Letters: Maybe it’s cats plotting for a dogless future

08/16/2012 4:00 AM |


The plot of a cat

The recent anti-dog rhetoric, be it based on aggressive attacks on hapless beachgoers, unprovoked slobbers on the unreceptive or the dreaded scourge of dog poop, has a fishy smell to it.

Everything poops; birds, deer and worst of all the countless humans who have encroached on every available piece of waterfront land.

Our waste treatment plants dump directly into both the Sound and bay. Lawn care and farm chemicals — such as fertilizers, fungicides and pesticides — excess oils and fuels of the pleasure boating industry all end up in local waters. Yet we have found a new villain — dogs.

This campaign could only have been the plot of a cat, a mastermind with feline-minded human proxies forwarding a vision of a dogless future.

Sound silly? So do dogless beaches as proposed by a few meow-fixated whiners. People are the problem, whether reckless dog owners or relentless complainers. They both need to be kept in check.

Jack Gismondi


Bag the plastic bags

The excuses never cease to amaze me why people won’t bring their own bags to stores.

A recent Town Hall Notes story reported that “Mr. Schriever is up in arms over a proposed ban on the use of plastic bags to pack merchandise” due to the fact that he needs the plastic bag handles. I would be more than happy to give Mr. Schriever bags with handles that are not plastic and are reusable.

The only way to stop the ridiculous amount of plastic bags taken from stores is to start charging for them. IKEA started charging five cents a bag in 2007 and it didn’t take long for people to stop expecting the plastic bags to put their purchases in.

Joann Tamin


Watch the skies

On Aug. 6 the new mandatory routing for helicopters flying from Manhattan to the Hamptons was supposed to take effect.

As those of us in the path of the onslaught have noticed, there is yet to be full compliance. Senator Schumer was the first to be called when the roar of the rotors invaded sleep at 6:56 that Monday morning. The Long Island office was not answering its phones and Washington referred calls to New York City, where the staff took it upon themselves to have the Long Island office return the call.

Marissa from that office offered up an FAA complaint number of 718-553-3365, found to be yet another recorded line. Frustrated, I discovered the Internet served as a more helpful source and after a call to the FAA’s Dan Hubbard, it was suggested that a call to Laura Brown, assistant deputy at the FAA would be helpful. Email was the communication of choice here and a response arrived by Friday of that week.

She said she wasn’t able to find out the status of the complaints since many people were not in the office.

“I can tell you that we do forward some reports to our inspectors to follow up if there is enough information to look into it,” Ms. Brown wrote. “We have civil enforcement authority and can levy civil penalties if we conclude there was a violation of our regulations.”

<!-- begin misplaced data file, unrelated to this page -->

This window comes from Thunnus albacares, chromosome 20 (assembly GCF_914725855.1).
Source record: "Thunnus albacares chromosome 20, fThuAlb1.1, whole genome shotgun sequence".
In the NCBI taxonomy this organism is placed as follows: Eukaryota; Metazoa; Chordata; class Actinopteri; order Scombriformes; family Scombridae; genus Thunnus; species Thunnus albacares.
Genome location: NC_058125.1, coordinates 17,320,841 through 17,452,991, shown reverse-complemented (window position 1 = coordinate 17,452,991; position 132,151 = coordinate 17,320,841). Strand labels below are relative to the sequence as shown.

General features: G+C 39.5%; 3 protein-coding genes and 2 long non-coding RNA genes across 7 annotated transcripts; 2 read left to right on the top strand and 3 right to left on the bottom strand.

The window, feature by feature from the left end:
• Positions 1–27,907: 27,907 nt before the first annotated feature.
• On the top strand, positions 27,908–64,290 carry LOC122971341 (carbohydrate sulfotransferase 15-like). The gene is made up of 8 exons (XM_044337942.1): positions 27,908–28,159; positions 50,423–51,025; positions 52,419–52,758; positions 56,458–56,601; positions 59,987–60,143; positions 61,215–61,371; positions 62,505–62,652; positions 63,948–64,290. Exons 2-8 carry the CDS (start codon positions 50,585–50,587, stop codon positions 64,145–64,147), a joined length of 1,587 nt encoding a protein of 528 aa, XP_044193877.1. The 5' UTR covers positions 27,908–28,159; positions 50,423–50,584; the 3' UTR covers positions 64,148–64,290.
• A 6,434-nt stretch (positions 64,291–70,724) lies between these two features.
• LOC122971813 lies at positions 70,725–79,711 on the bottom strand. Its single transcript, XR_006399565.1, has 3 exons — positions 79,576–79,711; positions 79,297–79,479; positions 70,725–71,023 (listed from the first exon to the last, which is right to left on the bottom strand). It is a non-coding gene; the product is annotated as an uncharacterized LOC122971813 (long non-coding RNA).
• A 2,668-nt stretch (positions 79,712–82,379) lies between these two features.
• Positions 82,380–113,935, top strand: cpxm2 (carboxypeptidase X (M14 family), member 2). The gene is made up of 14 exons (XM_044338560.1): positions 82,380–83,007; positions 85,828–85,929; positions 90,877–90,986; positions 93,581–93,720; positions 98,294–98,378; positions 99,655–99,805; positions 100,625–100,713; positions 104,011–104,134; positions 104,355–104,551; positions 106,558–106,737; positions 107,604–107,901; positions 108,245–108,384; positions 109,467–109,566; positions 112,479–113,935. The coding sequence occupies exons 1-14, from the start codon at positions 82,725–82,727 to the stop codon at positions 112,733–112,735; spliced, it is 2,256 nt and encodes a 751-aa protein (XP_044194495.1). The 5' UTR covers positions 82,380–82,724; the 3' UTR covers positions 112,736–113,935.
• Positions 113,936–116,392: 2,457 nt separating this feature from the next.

The more people who communicate the non-compliance events the better. There are consequences and we must ensure that the FAA follows through. Please call that number and make note of all of the inappropriate flights and report them through that phone number and by email to [email protected]

Remain diligent. This time the outcome is in our hands.

Carla Rosen


Coverage deserved

What a beastly video!

I give high marks to our hometown paper, The Suffolk Times, and to our community.

Everyone involved with the making of the video reported on in the Aug. 2 issue donated time and space in our community and that was very newsworthy.

Bravo to all cast and crew of “Beastly.”

Carol Allen


That was offensive?

I must say that I was very surprised to read the letter in last week’s Suffolk Times from Helen Passanant.

I find it hard to believe that someone would be offended by a picture that depicts the creativity of a group of our own young people.

Mike Check (Michael Checklick) was born in Greenport, as were his parents. He graduated from Greenport High School, went to college and most days after working at his full-time job, he pursues his dream of making it in the music industry.

Unlike so many, Mike has never forgotten his roots and came home to do his latest video with his friends and family. The pictures that Helen Passanant find so offensive are made up of our local youth, and the amazing makeup was also done by one of our own. The Suffolk Times has traditionally been a hometown newspaper and this indeed is hometown news.

Thank you for your coverage. It really means a lot to everyone who has worked so hard, and is still working hard, on this project.

Marilyn Corwin

“Beastly” video producer


Good neighbors

Residents of Founders Village in Southold are asking the Peconic Land Trust to not locate their proposed two large plastic greenhouses so close to our patios.

Forty of us attended the public hearing on their site plan on July 9 to voice our concerns of noise, odors and diminished views if these structures are built so close to our border.

We did not come with expensive attorneys or experts but simply to ask the Trust to be good neighbors and find another place for the structures.

We welcomed the Land Trust next door in 2008 and we continue to support their programs and goals. However, the realities of life on the North Fork today call for flexibility and accommodation.

This land had not been farmed in a generation and during that time 92 families moved in next door and forever changed the landscape on Youngs Avenue.

We were back for the Aug. 13 Planning Board hearing to again try to persuade the board and the Trust to locate the 12-foot-tall greenhouses in a location out of sight and sound of our neighbors’ homes.

We want to be good neighbors and we know the Land Trust wants to be a good neighbor.

Please join us in asking the Peconic Land Trust to step up.

Carol Bertsch


Where they belong

Two thumbs up to the police involved in capturing all of the drugs that were being shipped into the Riverhead and North Fork communities.

These men who prey on people who are addicts should be behind bars.

Good riddance to bad rubbish.

Brenda Casey


Whatta league!

This was my first year involved with Hamptons Collegiate Baseball, with my son playing on Riverhead Tomcats. It was the experience of a lifetime. Not only was my son on the team, but we were fortunate enough to host a young man from Louisiana. This gave my son someone to drive back and forth with, since we live 45 minutes from the field, and someone to practice hitting with on those rare off days. They were able to share and blend together the coaching tips from the Northeast and the South. This benefited them both tremendously.